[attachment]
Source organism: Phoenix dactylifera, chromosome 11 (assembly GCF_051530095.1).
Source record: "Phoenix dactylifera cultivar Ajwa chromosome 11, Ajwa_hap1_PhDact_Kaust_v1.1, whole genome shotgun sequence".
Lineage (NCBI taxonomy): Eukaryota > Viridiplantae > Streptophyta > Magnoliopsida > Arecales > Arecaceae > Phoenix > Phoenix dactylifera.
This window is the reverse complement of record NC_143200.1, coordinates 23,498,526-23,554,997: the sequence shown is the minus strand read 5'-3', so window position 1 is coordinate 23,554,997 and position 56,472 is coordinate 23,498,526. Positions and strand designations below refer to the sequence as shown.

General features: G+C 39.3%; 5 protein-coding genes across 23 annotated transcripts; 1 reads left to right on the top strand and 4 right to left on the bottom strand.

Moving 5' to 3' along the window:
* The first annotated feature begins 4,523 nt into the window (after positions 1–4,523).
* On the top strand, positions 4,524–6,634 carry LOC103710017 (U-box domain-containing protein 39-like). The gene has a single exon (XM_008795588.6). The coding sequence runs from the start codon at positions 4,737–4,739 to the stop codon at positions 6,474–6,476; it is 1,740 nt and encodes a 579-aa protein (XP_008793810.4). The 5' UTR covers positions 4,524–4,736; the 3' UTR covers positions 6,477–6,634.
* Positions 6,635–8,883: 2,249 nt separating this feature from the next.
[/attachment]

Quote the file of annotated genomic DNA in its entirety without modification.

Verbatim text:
Source organism: Phoenix dactylifera, chromosome 11 (assembly GCF_051530095.1).
Source record: "Phoenix dactylifera cultivar Ajwa chromosome 11, Ajwa_hap1_PhDact_Kaust_v1.1, whole genome shotgun sequence".
Lineage (NCBI taxonomy): Eukaryota > Viridiplantae > Streptophyta > Magnoliopsida > Arecales > Arecaceae > Phoenix > Phoenix dactylifera.
This window is the reverse complement of record NC_143200.1, coordinates 23,498,526-23,554,997: the sequence shown is the minus strand read 5'-3', so window position 1 is coordinate 23,554,997 and position 56,472 is coordinate 23,498,526. Positions and strand designations below refer to the sequence as shown.

General features: G+C 39.3%; 5 protein-coding genes across 23 annotated transcripts; 1 reads left to right on the top strand and 4 right to left on the bottom strand.

Moving 5' to 3' along the window:
* The first annotated feature begins 4,523 nt into the window (after positions 1–4,523).
* On the top strand, positions 4,524–6,634 carry LOC103710017 (U-box domain-containing protein 39-like). The gene has a single exon (XM_008795588.6). The coding sequence runs from the start codon at positions 4,737–4,739 to the stop codon at positions 6,474–6,476; it is 1,740 nt and encodes a 579-aa protein (XP_008793810.4). The 5' UTR covers positions 4,524–4,736; the 3' UTR covers positions 6,477–6,634.
* Positions 6,635–8,883: 2,249 nt separating this feature from the next.